Sir Chris Hoy has been hailed this week as he announced his retirement from professional cycling. The incredible six-time Olympic gold medallist told a packed press conference that he had used “every last ounce of energy and effort” at the London 2012 Olympics, and was concerned that he wouldn’t be able to medal at the 2014 Commonwealth Games. The Scot has arguably done more to promote the rise of cycling in Britain than any other person. His achievements have been talked about atbike shelters up and down the land, and he has inspired thousands of people to get on their bikes. Hoy, who has also won 11 world titles, explained:
“I wanted to get a medal for Scotland. I didn’t think I could so want someone else to take my place. It is a hard time – it is one moment at the end of your career when you say ‘enough is enough’. It’s a decision that I didn’t take lightly and I thought about it very hard. In sport at the highest level you are dealing in the smallest margins and you can tell when you are good but not good enough. “Nothing would give me more pleasure than going to Glasgow, but I don’t want to be there for the numbers. Now it’s time for younger riders to experience what it is like to compete in front of a home crowd. I will be there to open it and soak up the experience.”
Indeed, Hoy’s success has no doubt contributed to the rise in demand for secure bike storage facilities. As more and more people own their own bikes, it is important that they have safe places to store them at their schools or work places. Fellow professional cyclist Mark Cavendish has stated that he believes that Hoy is responsible for the current boom in British cycling, and that the country has a lot to thank him for. Outside bike storage has become an increasingly familiar sight up and down the land throughout Sir Chris Hoy’s illustrious career. It is difficult to pick a career highlight for him, so we’ll give you the words of the big man himself. Hoy said:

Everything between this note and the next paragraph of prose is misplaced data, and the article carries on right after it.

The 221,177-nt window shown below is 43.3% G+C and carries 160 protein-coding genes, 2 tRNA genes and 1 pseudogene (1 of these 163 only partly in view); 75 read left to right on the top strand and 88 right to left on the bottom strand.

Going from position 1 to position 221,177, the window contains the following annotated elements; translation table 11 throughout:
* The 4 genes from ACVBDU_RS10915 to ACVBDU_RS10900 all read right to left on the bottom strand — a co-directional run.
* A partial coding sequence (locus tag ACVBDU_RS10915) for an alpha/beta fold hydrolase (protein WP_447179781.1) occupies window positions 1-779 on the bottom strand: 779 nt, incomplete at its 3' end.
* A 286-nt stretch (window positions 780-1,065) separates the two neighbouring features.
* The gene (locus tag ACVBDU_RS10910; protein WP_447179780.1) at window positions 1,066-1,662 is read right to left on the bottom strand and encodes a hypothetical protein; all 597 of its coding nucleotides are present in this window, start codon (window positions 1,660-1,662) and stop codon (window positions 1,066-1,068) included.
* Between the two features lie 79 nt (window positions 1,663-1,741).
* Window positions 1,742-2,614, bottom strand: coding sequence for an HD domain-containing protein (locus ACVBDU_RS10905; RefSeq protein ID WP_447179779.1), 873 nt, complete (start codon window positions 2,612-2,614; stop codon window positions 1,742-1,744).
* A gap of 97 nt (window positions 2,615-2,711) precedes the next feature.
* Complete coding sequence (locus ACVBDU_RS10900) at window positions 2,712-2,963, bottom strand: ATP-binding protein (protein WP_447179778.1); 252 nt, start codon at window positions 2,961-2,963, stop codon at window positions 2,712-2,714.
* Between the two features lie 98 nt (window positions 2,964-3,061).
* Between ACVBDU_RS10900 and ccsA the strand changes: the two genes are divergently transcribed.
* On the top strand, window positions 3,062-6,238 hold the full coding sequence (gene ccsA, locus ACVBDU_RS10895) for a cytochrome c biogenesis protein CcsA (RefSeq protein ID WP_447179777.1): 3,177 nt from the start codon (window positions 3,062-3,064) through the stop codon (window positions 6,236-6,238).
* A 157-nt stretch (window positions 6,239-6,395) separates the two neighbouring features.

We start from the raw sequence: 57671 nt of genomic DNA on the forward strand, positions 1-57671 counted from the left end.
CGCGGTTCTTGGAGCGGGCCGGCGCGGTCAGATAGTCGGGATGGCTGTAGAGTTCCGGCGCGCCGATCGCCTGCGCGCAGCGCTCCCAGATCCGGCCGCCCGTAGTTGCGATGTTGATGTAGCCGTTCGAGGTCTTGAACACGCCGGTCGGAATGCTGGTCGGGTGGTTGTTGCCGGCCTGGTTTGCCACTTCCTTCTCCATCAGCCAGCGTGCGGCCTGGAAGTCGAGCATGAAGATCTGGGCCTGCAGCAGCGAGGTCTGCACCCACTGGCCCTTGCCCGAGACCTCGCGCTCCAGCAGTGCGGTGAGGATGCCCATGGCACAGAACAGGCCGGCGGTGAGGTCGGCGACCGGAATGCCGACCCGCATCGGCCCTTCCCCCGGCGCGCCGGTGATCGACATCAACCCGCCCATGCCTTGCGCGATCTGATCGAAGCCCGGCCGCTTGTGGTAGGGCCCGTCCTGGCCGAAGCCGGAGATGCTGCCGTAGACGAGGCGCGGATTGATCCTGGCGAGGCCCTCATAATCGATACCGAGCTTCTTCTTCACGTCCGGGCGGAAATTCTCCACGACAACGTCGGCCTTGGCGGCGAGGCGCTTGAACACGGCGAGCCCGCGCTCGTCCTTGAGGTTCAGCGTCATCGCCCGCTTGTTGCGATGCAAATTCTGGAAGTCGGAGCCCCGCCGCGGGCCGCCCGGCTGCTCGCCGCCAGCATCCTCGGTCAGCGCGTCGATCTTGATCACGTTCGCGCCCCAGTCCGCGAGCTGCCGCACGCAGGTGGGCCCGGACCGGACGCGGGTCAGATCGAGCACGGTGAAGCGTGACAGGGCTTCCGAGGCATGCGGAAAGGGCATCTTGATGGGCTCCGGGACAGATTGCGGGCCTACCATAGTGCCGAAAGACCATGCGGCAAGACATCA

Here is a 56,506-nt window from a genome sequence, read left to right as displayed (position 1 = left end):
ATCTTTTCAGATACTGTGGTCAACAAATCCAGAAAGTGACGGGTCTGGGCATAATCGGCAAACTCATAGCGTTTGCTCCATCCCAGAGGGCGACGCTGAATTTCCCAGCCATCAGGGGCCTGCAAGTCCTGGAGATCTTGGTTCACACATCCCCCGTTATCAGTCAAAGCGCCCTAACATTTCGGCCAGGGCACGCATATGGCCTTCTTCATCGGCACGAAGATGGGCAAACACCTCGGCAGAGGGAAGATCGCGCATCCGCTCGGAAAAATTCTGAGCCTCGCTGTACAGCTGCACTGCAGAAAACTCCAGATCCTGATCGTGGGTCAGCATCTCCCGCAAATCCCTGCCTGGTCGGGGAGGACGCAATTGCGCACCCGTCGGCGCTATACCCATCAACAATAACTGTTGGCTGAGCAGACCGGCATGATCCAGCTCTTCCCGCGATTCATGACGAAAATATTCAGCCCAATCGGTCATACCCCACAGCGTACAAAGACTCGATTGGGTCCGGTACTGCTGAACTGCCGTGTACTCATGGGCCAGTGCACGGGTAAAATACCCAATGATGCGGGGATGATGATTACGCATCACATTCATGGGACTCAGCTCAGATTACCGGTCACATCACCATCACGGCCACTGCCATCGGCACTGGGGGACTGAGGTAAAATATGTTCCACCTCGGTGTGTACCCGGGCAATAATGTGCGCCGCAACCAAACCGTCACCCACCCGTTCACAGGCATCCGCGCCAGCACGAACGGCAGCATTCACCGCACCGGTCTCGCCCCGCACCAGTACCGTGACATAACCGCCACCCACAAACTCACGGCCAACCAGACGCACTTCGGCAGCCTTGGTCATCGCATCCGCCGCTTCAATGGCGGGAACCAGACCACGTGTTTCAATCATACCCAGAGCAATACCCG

“It’s tough to pick one special moment – so I’m going to pick two. Athens – stepping onto the podium, hearing my name read out and then hearing ‘Olympic champion’ after it. To me that was what my career was all about. I thought nothing could compare to that but in London, to end my career with my sixth gold medal, in the nature of the keirin, was a really special moment. I’ve had so much fun. I’m looking forward to spending time with [wife] Sarra and putting something else in my life ahead of cycling. People say cycling is a sacrifice – it’s not a sacrifice, you choose to do it. But every decision in your life is based around the sport.”
There can be no doubt that the entire country wishes Sir Chris well in his future pursuits.